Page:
Indians in Singapore, Malaysia share love for Bollywood movies

Cricket and Bollywood bind Indians across the world. Bollywood events, social media promotion, tourism booster events in different countries, even second generation Indians have started recognising Indian actors and humming the Bollywood numbers.

Dilwale’s song Gerua was translated in Malay and in a Shah Rukh Khan crazy Malaysia.

With the Singapore International Film Festival (SGIFF) showing Anurag Kashyap’s Raman Raghav 2.0,  big release of Dear Zindagi and Dangal a month away there is too much Bollywood in the air. We got in touch with some NRIs and the leading film distributor across Singapore and Malaysia to take stock.

Renuka Reveendran, General Manager, Antenna Entertainment distributors of Hindi and Tamil films in Singapore and Malaysia reveals that due to good story lines from Bollywood, there is a major increase in moviegoers. Local Malaysians too are smitten by Bollywood movies. Dilwale was a phenomenal success. 

Dilwale’s song Gerua was translated in Malay and in a Shah Rukh Khan crazy Malaysia that led to a massive jump in iTunes download of the song. Anand also shares that horror and love are two of the more popular genres in Malaysia. Having said that considering the large Tamil speaking population Tamil movies are way more popular in Malaysia. Anand says, “Star cast and genre are big pullers here.”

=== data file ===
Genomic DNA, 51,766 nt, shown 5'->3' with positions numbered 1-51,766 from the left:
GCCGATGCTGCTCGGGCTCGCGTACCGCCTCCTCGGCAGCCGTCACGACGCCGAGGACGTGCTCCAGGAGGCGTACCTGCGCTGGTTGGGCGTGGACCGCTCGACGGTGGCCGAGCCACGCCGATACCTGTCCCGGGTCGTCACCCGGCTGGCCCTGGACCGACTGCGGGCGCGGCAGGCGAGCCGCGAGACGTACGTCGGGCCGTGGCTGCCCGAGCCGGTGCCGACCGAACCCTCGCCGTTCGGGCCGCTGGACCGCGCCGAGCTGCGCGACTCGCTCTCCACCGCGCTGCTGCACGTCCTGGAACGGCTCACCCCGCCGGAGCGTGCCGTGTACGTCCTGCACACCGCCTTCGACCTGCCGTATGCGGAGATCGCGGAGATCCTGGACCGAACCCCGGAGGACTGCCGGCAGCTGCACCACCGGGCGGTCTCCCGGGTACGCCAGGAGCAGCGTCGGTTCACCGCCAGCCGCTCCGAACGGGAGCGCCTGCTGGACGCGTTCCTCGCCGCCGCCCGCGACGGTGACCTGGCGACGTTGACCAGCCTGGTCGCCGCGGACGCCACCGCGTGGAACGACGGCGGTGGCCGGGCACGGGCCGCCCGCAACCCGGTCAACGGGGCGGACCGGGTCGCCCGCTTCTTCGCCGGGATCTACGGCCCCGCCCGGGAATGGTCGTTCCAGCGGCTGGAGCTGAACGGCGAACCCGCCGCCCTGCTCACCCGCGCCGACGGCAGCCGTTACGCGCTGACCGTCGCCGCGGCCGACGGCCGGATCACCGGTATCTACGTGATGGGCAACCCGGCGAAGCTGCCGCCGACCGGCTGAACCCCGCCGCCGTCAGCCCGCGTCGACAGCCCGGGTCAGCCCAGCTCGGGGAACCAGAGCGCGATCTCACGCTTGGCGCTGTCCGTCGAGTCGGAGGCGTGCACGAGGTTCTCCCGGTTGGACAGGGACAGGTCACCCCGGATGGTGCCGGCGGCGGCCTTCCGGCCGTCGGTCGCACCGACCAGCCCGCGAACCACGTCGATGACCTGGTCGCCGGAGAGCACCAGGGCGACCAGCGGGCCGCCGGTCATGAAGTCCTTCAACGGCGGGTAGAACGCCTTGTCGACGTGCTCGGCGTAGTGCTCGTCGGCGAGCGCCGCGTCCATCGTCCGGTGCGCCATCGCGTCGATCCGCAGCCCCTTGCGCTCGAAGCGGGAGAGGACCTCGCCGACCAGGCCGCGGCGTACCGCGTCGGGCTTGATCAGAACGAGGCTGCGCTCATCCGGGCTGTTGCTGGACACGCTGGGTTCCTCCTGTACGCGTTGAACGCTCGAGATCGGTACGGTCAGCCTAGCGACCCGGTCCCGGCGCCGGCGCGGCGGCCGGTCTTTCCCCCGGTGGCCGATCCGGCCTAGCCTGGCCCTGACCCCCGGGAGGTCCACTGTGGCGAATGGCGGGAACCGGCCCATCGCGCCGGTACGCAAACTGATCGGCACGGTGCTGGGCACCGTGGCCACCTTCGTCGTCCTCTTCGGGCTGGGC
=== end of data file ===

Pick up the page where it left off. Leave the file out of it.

Choreographer Hasika Jagannanth in Singapore is a big Bollywood fan doesn’t miss a chance to catch up on the latest release, she says, “I wait for new releases depending on how interesting the production looks… The production house, star cast, trailer, and reviews help too”. A big Shah Rukh Khan fan, Hasika had been anxiously waiting for Dear Zindagi, also starring Alia Bhatt.

Anurag Kashyap’s Raman Raghav 2.0 is being screened at Singapore International Film Festival.

Shipli Puri who lives in Singapore and has worked for Microsoft in the past emphasises on a strong star cast and filmmakers, “I do watch Bollywood movies and look forward to films with a specific star cast and from my favourite filmmakers. For me, going to a cinema hall has come down to watching movies on television”, she says.

Choreographer  Menka Sharma and Rama Thangirala – an avid Tennis player, a coach, a mother of two grown up boys and a movie maniac – are out to watch movies every alternate weekend.

Summing up the Bollywood fever among Indians in South East Asia, Nida Farooqui says, “Of course I watch Indian movies, Indian khoon hai yaar! (It’s Indian blood that is running in our nerves, we ought to love Bollywood movies.)”